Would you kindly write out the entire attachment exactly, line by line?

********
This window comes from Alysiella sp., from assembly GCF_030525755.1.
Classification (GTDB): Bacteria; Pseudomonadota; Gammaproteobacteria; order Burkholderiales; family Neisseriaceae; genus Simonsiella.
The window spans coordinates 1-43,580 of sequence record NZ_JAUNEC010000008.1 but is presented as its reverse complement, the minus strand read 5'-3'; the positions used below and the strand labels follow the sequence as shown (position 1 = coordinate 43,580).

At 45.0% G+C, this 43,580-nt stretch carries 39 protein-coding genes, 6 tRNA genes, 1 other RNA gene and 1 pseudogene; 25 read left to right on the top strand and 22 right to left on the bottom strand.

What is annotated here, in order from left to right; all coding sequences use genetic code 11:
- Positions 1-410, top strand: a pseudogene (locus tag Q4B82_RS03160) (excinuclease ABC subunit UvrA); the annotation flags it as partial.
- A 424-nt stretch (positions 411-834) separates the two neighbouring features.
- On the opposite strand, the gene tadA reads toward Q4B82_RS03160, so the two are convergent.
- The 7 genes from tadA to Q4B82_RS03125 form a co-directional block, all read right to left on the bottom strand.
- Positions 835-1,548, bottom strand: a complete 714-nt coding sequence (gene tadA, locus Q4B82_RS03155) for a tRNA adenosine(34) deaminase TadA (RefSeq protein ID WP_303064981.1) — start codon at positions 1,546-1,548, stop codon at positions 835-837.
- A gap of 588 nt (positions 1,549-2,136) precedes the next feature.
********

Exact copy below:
This window comes from Alysiella sp., from assembly GCF_030525755.1.
Classification (GTDB): Bacteria; Pseudomonadota; Gammaproteobacteria; order Burkholderiales; family Neisseriaceae; genus Simonsiella.
The window spans coordinates 1-43,580 of sequence record NZ_JAUNEC010000008.1 but is presented as its reverse complement, the minus strand read 5'-3'; the positions used below and the strand labels follow the sequence as shown (position 1 = coordinate 43,580).

At 45.0% G+C, this 43,580-nt stretch carries 39 protein-coding genes, 6 tRNA genes, 1 other RNA gene and 1 pseudogene; 25 read left to right on the top strand and 22 right to left on the bottom strand.

What is annotated here, in order from left to right; all coding sequences use genetic code 11:
- Positions 1-410, top strand: a pseudogene (locus tag Q4B82_RS03160) (excinuclease ABC subunit UvrA); the annotation flags it as partial.
- A 424-nt stretch (positions 411-834) separates the two neighbouring features.
- On the opposite strand, the gene tadA reads toward Q4B82_RS03160, so the two are convergent.
- The 7 genes from tadA to Q4B82_RS03125 form a co-directional block, all read right to left on the bottom strand.
- Positions 835-1,548, bottom strand: a complete 714-nt coding sequence (gene tadA, locus Q4B82_RS03155) for a tRNA adenosine(34) deaminase TadA (RefSeq protein ID WP_303064981.1) — start codon at positions 1,546-1,548, stop codon at positions 835-837.
- A gap of 588 nt (positions 1,549-2,136) precedes the next feature.